The soul of our coun­try

Cherokee County Herald - - VIEWPOINTS - By Cokie Roberts and Steven V. Roberts

Don­ald Trump made this prom­ise on the cam­paign trail: “I’m not go­ing to cut So­cial Se­cu­rity like ev­ery other Repub­li­can, and I’m not go­ing to cut Medi­care or Med­i­caid.”

All politi­cians make prom­ises they can­not keep, but this one is a par­tic­u­larly dev­as­tat­ing de­cep­tion. The health care bill now be­ing drafted by the House, and en­thu­si­as­ti­cally en­dorsed by the pres­i­dent, makes ma­jor cuts in Med­i­caid, the joint fed­eral/state pro­gram that pro­tects the most vul­ner­a­ble Amer­i­cans.

Like so many of Trump’s pro­pos­als — on im­mi­gra­tion and refugees, for ex­am­ple — this one is not just bad public pol­icy. It’s also im­moral, vi­o­lat­ing the most ba­sic obli­ga­tion of Chris­tian­ity, de­scribed in the New Tes­ta­ment as car­ing for “the least of th­ese brothers and sis­ters.”

As John Ka­sich, the Repub­li­can gov­er­nor of Ohio, said on NBC’s “Meet the Press”: “We’re talk­ing about lives. ... We bet­ter be care­ful we’re not los­ing the soul of our coun­try be­cause we’re play­ing pol­i­tics.”

The health care de­bate has fo­cused pri­mar­ily on pro­posed al­ter­ations to the in­surance sys­tem es­tab­lished by the Af­ford­able Care Act (Oba­macare), but the Med­i­caid is­sue is equally im­por­tant.

Un­der Oba­macare, states could uti­lize fed­eral funds to ex­pand Med­i­caid el­i­gi­bil­ity to fam­i­lies earn­ing up to 138 per­cent of the fed­eral poverty line. Thirty-one states took ad­van­tage of the op­tion, adding about 11 mil­lion Amer­i­cans to the Med­i­caid rolls.

Un­der the House bill (call it Ryan/ Trump­care), that ex­pan­sion would be phased out in 2020.

Ac­cord­ing to the Con­gres­sional Bud­get Of­fice, about 5 mil­lion peo­ple would be forced off Med­i­caid in the first year, and 15 mil­lion would lose cov­er­age by 2026.

Speaker Paul Ryan de­fends his plan by say­ing, “We’re go­ing to have a free market and you buy what you want to buy.” Nice words, which to­tally ignore the fact that most of those cov­ered by Med­i­caid can­not af­ford any health in­surance at any price.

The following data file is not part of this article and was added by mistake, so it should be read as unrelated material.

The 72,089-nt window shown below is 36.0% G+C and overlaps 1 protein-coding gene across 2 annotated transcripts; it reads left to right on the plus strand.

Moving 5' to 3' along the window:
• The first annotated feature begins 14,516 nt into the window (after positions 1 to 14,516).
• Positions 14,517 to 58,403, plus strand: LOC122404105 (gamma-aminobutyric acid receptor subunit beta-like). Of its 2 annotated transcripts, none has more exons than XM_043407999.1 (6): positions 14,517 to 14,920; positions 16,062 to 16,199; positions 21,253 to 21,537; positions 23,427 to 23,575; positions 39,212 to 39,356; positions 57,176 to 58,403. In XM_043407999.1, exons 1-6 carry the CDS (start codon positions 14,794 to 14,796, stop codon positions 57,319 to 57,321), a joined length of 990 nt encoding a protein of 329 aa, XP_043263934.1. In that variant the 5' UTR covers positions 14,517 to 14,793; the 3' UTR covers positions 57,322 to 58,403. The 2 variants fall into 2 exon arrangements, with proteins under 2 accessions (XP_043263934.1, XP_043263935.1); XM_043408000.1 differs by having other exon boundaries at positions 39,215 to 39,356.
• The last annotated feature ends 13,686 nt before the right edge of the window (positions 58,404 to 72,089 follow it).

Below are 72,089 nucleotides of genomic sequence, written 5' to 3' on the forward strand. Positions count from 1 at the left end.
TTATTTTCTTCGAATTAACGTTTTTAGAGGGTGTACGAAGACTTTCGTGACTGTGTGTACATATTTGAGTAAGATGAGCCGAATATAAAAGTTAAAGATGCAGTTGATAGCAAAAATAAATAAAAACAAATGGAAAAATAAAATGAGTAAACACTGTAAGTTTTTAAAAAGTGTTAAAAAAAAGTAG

But that’s not the whole story. Ryan has spent his whole ca­reer plot­ting to do ex­actly what Trump said he would not do: re­duce en­ti­tle­ments. By ar­dently aban­don­ing his prom­ise, Trump has re­in­forced the im­pres­sion that he doesn’t re­ally care about pol­icy at all.

What he cares about is win­ning. So he’s bought into Ryan/Trump­care be- cause he thinks it’s the only health plan with a chance of pass­ing.

For­tu­nately, a num­ber of Repub­li­cans are ap­palled, espe­cially gov­er­nors who ac­tu­ally have to solve real prob­lems in their states. They can­not af­ford Ryan’s the­o­log­i­cal cru­sade against gov­ern­ment spend­ing or Trump’s re­fusal to rec­og­nize the hu­man mis­ery this pro­posal would en­tail.

Many of those gov­er­nors agree with Ka­sich, who notes that 700,000 Ohioans have gained in­surance cov­er­age un­der Med­i­caid ex­pan­sion. “If they don’t get cov­er­age, they end up the emer­gency room, they end up sicker, more ex­pen­sive,” he told state busi­ness lead­ers. “I mean, we pay one way or an­other. And so this has been a good thing for Ohio.”

It’s been a good thing for Mas­sachusetts, too, says Repub­li­can Gov. Char­lie Baker, where about 300,000 have been added to the Med­i­caid rolls. “Med­i­caid is an im­por­tant safety net for a sig­nif­i­cant por­tion of our state’s pop­u­la­tion,” Baker told CNN.

Four Repub­li­can se­na­tors — Rob Portman of Ohio, Shelley Moore Capito of West Vir­ginia, Cory Gard­ner of Colorado and Lisa Murkowski of Alaska — wrote a let­ter to Ma­jor­ity Leader Mitch McCon­nell say­ing that while “struc­tural re­forms” could im­prove Med­i­caid, those changes “should not come at the cost of dis­rup­tion in ac­cess to health care for our coun­try’s most vul­ner­a­ble and sick­est in­di­vid­u­als.”

At­tacks on Med­i­caid of­ten echo the old de­bate about wel­fare, im­ply­ing that ben­e­fi­cia­ries are able-bod­ied slack­ers who don’t want to work. Of course some peo­ple game the sys­tem, but they’re far from a ma­jor­ity. Many suf­fer from a range of dis­abling con­di­tions: phys­i­cal hand­i­caps, mental ill­ness and sub­stance abuse, for ex­am­ple.

Repub­li­can Gov. Brian San­doval of Ne­vada says Med­i­caid ex­pan­sion has “al­lowed thou­sands of Ne­vadans need­ing mental health treat­ment to re­ceive care.” Ka­sich says a “big chunk” of those cov­ered in Ohio “are men­tally ill and drug-ad­dicted and have chronic dis­eases.”

Im­pov­er­ished se­niors who can­not af­ford nurs­ing care are also ma­jor Med­i­caid re­cip­i­ents. Un­der Ryan/Trump­care, says Tom Wolf, the Demo­cratic gov­er­nor of Penn­syl­va­nia, “You’re ei­ther ba­si­cally con­sign­ing the se­niors to less care or the com­mon­wealth of Penn­syl­va­nia to spend more, or a com­bi­na­tion of both. That’s a real prob­lem.”

Those real prob­lems are not limited to gov­er­nors who would have to ad­min­is­ter Med­i­caid un­der Ryan/Trump­care. The Repub­li­cans who vote for it also stand to pay a large price: Their souls, as well as their seats, could well be at stake.

Steve and Cokie Roberts can be con­tacted by email at steve­[email protected] com.

Newspapers in English

Newspapers from USA

© PressReader. All rights reserved.